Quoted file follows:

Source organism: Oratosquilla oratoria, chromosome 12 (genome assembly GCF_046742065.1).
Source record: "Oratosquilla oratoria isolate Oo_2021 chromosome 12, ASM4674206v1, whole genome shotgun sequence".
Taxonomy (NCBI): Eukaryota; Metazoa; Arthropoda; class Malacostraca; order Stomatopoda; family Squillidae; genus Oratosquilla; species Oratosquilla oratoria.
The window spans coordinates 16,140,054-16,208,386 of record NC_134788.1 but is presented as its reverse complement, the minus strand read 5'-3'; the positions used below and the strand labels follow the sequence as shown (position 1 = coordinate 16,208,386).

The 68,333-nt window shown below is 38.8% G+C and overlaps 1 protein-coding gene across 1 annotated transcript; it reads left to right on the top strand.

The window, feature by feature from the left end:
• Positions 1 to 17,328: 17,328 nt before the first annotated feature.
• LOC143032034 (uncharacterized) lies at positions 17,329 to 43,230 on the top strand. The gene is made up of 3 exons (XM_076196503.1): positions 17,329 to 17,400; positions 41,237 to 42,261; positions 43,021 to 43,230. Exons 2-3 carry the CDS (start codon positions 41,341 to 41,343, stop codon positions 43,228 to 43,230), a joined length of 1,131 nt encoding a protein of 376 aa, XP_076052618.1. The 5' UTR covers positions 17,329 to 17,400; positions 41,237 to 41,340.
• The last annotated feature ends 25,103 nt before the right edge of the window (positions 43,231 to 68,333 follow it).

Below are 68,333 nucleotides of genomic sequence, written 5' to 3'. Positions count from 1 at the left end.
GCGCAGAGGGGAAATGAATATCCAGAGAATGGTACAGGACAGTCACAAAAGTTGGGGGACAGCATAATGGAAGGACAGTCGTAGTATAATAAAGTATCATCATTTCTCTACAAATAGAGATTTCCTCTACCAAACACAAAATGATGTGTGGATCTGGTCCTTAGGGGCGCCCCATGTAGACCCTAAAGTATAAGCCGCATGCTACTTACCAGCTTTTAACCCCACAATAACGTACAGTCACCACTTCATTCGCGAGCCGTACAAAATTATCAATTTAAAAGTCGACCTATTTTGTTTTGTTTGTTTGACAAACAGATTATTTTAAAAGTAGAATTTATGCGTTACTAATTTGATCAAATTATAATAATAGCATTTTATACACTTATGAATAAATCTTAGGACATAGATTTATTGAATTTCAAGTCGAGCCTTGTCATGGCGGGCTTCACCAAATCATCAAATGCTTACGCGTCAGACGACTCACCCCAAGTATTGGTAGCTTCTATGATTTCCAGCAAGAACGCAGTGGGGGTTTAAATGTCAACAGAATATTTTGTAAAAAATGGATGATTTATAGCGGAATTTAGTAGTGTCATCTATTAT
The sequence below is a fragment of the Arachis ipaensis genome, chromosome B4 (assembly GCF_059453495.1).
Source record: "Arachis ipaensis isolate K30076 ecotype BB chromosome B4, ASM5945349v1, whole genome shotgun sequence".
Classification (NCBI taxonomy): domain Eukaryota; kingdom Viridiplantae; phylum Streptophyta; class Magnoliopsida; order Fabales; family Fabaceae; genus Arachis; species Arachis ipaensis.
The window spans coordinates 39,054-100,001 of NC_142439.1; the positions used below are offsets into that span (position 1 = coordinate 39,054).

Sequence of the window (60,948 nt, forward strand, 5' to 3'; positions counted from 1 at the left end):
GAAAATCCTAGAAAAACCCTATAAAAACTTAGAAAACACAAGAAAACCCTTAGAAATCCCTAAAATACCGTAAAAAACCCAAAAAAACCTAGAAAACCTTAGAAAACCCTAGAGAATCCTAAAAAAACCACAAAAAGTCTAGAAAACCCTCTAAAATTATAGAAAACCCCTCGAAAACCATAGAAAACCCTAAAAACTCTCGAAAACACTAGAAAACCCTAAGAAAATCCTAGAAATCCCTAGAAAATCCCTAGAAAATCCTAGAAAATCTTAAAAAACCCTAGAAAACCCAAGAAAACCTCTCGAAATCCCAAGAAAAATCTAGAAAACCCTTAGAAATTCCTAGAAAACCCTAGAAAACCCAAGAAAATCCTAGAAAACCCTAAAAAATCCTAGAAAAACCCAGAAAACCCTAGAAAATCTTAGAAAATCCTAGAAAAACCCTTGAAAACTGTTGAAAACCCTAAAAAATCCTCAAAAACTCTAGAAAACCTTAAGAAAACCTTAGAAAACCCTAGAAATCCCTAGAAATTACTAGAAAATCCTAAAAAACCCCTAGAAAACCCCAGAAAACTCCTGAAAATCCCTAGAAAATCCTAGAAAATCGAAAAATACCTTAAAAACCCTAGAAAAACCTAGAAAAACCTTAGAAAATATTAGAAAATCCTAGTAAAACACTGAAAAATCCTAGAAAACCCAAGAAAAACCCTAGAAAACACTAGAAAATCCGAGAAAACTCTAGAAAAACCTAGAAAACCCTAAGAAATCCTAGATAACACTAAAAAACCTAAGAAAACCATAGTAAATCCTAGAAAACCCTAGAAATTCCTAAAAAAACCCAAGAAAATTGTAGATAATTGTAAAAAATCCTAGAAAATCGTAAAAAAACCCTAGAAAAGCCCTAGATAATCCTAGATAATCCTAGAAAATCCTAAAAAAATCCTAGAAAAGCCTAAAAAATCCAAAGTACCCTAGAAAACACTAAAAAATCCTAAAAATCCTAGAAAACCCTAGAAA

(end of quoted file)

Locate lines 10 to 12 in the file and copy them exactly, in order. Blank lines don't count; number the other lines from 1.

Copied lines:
Below are 68,333 nucleotides of genomic sequence, written 5' to 3'. Positions count from 1 at the left end.
GCGCAGAGGGGAAATGAATATCCAGAGAATGGTACAGGACAGTCACAAAAGTTGGGGGACAGCATAATGGAAGGACAGTCGTAGTATAATAAAGTATCATCATTTCTCTACAAATAGAGATTTCCTCTACCAAACACAAAATGATGTGTGGATCTGGTCCTTAGGGGCGCCCCATGTAGACCCTAAAGTATAAGCCGCATGCTACTTACCAGCTTTTAACCCCACAATAACGTACAGTCACCACTTCATTCGCGAGCCGTACAAAATTATCAATTTAAAAGTCGACCTATTTTGTTTTGTTTGTTTGACAAACAGATTATTTTAAAAGTAGAATTTATGCGTTACTAATTTGATCAAATTATAATAATAGCATTTTATACACTTATGAATAAATCTTAGGACATAGATTTATTGAATTTCAAGTCGAGCCTTGTCATGGCGGGCTTCACCAAATCATCAAATGCTTACGCGTCAGACGACTCACCCCAAGTATTGGTAGCTTCTATGATTTCCAGCAAGAACGCAGTGGGGGTTTAAATGTCAACAGAATATTTTGTAAAAAATGGATGATTTATAGCGGAATTTAGTAGTGTCATCTATTAT
The sequence below is a fragment of the Arachis ipaensis genome, chromosome B4 (assembly GCF_059453495.1).